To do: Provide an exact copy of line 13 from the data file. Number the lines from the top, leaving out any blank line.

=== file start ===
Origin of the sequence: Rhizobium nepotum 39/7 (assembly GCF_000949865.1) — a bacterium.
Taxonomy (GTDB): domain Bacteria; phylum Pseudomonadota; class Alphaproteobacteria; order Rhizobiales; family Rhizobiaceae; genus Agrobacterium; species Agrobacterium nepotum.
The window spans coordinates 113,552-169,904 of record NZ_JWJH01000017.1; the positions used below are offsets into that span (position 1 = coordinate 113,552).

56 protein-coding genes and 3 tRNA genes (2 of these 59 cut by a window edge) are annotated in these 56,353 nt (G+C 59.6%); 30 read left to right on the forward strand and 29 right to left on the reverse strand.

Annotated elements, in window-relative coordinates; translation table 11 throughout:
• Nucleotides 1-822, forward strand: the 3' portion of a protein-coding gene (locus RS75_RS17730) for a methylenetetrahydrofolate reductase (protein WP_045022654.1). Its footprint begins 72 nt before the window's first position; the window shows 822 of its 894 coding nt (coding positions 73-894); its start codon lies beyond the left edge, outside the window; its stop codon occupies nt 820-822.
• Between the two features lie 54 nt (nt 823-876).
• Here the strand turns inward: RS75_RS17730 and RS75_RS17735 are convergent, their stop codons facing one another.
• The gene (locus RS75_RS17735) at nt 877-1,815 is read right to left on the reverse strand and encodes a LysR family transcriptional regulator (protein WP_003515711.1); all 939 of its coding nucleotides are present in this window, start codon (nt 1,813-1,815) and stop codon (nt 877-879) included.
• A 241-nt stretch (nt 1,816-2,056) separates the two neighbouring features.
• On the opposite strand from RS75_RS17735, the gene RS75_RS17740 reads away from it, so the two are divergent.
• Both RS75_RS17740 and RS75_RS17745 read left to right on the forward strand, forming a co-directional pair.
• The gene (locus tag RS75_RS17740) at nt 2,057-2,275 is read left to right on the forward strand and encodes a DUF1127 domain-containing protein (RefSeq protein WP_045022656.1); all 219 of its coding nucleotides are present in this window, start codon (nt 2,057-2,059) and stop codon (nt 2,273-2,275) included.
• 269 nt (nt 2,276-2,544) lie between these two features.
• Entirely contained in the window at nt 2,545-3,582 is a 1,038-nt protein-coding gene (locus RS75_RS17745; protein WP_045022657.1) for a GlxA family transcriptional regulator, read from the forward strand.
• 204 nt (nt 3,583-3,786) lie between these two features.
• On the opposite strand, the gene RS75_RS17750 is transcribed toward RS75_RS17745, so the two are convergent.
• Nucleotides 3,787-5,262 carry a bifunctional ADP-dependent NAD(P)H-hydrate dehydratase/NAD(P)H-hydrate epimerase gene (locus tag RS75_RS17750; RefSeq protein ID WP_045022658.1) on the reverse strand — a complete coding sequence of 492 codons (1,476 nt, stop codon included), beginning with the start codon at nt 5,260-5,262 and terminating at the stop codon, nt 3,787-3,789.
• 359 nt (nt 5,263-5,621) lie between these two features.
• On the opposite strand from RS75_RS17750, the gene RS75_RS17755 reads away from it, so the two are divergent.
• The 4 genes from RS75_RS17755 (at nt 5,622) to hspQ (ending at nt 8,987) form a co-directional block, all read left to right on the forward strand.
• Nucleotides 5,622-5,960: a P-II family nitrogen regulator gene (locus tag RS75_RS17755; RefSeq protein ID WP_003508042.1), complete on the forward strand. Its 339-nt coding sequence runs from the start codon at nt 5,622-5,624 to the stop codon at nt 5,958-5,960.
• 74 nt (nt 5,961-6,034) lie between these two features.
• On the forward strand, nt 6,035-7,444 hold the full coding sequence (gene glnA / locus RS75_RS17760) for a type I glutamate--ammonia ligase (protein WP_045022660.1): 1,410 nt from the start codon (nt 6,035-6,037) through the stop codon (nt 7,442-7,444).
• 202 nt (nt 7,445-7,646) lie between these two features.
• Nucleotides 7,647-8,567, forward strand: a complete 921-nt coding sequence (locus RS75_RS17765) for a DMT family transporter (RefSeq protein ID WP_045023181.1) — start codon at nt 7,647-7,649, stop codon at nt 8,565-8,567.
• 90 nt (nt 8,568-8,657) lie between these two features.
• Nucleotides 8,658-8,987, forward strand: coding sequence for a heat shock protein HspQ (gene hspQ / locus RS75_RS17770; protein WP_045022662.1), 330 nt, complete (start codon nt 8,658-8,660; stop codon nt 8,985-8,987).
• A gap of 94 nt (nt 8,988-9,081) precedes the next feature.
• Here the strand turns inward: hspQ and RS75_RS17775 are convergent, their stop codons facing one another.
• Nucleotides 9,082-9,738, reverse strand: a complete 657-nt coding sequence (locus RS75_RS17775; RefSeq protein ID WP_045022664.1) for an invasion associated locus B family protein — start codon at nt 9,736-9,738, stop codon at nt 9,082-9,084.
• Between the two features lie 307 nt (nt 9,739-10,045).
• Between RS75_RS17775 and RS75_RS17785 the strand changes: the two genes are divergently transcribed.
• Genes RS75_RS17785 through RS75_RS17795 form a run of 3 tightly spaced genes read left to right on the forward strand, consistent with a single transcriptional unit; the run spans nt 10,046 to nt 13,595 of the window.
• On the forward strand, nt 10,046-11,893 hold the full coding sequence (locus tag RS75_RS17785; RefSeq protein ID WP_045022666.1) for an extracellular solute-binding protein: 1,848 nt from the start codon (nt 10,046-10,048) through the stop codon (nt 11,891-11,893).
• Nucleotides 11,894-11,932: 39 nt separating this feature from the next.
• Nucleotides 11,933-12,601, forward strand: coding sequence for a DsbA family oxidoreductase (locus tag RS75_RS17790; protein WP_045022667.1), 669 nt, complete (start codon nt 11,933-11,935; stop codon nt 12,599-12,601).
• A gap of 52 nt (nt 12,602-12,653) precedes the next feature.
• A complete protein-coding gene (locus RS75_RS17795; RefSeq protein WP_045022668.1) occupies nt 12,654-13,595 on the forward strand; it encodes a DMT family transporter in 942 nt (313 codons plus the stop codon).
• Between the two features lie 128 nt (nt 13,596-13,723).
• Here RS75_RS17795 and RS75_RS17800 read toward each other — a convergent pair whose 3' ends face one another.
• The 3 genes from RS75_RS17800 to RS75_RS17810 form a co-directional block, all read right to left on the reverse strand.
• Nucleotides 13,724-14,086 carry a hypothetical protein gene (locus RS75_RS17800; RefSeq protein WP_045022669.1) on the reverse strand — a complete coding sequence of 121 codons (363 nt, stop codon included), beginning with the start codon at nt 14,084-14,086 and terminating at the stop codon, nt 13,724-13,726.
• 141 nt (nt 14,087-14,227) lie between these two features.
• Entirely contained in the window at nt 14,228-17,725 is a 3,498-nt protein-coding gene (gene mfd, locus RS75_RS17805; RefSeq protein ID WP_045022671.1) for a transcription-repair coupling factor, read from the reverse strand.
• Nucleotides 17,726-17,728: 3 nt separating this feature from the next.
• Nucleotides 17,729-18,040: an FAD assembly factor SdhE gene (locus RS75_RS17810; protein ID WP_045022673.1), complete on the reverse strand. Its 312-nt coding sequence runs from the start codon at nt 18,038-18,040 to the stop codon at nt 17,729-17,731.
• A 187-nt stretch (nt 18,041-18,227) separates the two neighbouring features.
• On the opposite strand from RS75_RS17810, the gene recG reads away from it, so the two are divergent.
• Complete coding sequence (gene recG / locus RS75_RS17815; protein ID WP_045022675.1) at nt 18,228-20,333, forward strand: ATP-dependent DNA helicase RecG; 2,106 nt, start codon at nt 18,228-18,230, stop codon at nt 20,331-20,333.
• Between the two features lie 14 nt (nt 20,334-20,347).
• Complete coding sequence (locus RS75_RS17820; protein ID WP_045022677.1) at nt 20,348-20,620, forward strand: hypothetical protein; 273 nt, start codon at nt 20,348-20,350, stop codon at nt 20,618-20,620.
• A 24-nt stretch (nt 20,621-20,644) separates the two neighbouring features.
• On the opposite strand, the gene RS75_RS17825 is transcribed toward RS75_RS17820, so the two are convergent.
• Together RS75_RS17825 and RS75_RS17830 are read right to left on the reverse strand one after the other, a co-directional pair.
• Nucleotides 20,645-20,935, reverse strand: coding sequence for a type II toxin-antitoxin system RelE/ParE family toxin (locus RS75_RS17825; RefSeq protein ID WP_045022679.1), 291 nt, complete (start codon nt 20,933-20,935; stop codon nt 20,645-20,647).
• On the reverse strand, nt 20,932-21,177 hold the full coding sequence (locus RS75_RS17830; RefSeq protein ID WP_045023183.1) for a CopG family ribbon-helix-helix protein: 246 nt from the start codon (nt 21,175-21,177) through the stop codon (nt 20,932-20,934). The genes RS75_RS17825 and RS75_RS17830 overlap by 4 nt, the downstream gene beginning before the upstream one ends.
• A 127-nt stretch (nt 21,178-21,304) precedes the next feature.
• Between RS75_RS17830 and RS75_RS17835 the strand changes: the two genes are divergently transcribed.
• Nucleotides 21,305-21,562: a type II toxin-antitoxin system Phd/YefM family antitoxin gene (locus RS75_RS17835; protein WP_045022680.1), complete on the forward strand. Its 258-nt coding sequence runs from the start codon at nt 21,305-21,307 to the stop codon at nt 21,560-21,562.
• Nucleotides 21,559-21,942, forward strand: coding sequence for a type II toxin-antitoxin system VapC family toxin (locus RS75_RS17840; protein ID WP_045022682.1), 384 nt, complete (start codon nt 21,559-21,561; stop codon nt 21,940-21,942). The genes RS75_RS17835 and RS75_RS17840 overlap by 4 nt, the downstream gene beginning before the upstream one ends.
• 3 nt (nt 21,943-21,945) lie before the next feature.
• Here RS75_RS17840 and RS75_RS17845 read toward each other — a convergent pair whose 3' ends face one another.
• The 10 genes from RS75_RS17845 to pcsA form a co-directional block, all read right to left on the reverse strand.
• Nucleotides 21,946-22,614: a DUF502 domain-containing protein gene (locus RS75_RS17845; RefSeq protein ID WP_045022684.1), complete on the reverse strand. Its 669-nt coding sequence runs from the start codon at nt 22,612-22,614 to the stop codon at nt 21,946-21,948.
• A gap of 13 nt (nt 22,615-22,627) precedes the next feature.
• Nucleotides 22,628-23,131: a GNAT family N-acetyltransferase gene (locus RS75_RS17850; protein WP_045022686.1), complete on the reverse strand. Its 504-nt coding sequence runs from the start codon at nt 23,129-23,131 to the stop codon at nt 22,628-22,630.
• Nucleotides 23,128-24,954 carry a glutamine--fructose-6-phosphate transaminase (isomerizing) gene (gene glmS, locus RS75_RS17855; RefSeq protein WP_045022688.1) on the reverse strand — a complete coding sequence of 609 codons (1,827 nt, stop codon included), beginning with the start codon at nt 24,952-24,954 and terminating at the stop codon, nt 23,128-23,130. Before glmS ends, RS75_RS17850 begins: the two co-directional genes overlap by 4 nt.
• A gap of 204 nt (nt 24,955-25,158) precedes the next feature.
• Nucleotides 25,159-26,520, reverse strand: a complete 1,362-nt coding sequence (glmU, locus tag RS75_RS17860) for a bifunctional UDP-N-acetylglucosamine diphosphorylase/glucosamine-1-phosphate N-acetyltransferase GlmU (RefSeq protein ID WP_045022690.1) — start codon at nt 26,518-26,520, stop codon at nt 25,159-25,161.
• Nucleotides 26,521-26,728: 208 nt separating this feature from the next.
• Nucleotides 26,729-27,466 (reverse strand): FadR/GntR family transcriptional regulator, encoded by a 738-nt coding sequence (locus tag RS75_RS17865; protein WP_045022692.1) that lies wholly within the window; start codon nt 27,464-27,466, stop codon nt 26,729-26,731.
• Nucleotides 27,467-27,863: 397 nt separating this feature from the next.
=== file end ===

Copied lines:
• The gene (locus tag RS75_RS17740) at nt 2,057-2,275 is read left to right on the forward strand and encodes a DUF1127 domain-containing protein (RefSeq protein WP_045022656.1); all 219 of its coding nucleotides are present in this window, start codon (nt 2,057-2,059) and stop codon (nt 2,273-2,275) included.